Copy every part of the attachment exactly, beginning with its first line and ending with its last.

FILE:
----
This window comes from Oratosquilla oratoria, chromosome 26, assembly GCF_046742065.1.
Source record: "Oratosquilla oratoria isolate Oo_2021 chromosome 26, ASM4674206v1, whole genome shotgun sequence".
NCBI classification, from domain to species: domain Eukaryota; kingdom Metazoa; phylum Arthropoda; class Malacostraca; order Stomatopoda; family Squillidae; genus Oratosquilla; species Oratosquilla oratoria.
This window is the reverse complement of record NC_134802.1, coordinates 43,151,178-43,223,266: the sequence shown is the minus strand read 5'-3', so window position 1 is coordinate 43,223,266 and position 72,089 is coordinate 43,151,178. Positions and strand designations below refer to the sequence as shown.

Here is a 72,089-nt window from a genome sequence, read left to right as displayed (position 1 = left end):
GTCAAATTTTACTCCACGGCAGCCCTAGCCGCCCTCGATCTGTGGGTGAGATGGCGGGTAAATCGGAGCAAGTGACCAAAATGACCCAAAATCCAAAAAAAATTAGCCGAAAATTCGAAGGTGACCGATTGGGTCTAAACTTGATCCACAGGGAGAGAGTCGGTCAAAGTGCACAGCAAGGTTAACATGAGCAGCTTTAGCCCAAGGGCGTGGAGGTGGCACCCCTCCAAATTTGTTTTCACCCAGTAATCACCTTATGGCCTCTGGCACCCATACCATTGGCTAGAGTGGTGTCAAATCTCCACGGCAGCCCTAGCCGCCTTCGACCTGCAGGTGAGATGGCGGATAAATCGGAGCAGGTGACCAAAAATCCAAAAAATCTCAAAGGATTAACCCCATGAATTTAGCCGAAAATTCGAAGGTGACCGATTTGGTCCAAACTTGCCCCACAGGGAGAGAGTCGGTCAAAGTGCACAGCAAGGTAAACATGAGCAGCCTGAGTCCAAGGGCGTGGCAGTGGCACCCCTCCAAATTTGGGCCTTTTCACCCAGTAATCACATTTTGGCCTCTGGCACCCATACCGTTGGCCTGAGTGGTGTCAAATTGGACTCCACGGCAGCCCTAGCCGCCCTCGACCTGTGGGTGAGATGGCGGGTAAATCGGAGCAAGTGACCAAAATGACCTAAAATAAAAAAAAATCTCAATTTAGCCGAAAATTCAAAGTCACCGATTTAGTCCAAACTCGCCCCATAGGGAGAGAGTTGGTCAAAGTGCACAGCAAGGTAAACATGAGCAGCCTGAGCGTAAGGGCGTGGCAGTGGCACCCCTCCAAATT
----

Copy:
This window comes from Oratosquilla oratoria, chromosome 26, assembly GCF_046742065.1.
Source record: "Oratosquilla oratoria isolate Oo_2021 chromosome 26, ASM4674206v1, whole genome shotgun sequence".
NCBI classification, from domain to species: domain Eukaryota; kingdom Metazoa; phylum Arthropoda; class Malacostraca; order Stomatopoda; family Squillidae; genus Oratosquilla; species Oratosquilla oratoria.
This window is the reverse complement of record NC_134802.1, coordinates 43,151,178-43,223,266: the sequence shown is the minus strand read 5'-3', so window position 1 is coordinate 43,223,266 and position 72,089 is coordinate 43,151,178. Positions and strand designations below refer to the sequence as shown.

Here is a 72,089-nt window from a genome sequence, read left to right as displayed (position 1 = left end):
GTCAAATTTTACTCCACGGCAGCCCTAGCCGCCCTCGATCTGTGGGTGAGATGGCGGGTAAATCGGAGCAAGTGACCAAAATGACCCAAAATCCAAAAAAAATTAGCCGAAAATTCGAAGGTGACCGATTGGGTCTAAACTTGATCCACAGGGAGAGAGTCGGTCAAAGTGCACAGCAAGGTTAACATGAGCAGCTTTAGCCCAAGGGCGTGGAGGTGGCACCCCTCCAAATTTGTTTTCACCCAGTAATCACCTTATGGCCTCTGGCACCCATACCATTGGCTAGAGTGGTGTCAAATCTCCACGGCAGCCCTAGCCGCCTTCGACCTGCAGGTGAGATGGCGGATAAATCGGAGCAGGTGACCAAAAATCCAAAAAATCTCAAAGGATTAACCCCATGAATTTAGCCGAAAATTCGAAGGTGACCGATTTGGTCCAAACTTGCCCCACAGGGAGAGAGTCGGTCAAAGTGCACAGCAAGGTAAACATGAGCAGCCTGAGTCCAAGGGCGTGGCAGTGGCACCCCTCCAAATTTGGGCCTTTTCACCCAGTAATCACATTTTGGCCTCTGGCACCCATACCGTTGGCCTGAGTGGTGTCAAATTGGACTCCACGGCAGCCCTAGCCGCCCTCGACCTGTGGGTGAGATGGCGGGTAAATCGGAGCAAGTGACCAAAATGACCTAAAATAAAAAAAAATCTCAATTTAGCCGAAAATTCAAAGTCACCGATTTAGTCCAAACTCGCCCCATAGGGAGAGAGTTGGTCAAAGTGCACAGCAAGGTAAACATGAGCAGCCTGAGCGTAAGGGCGTGGCAGTGGCACCCCTCCAAATT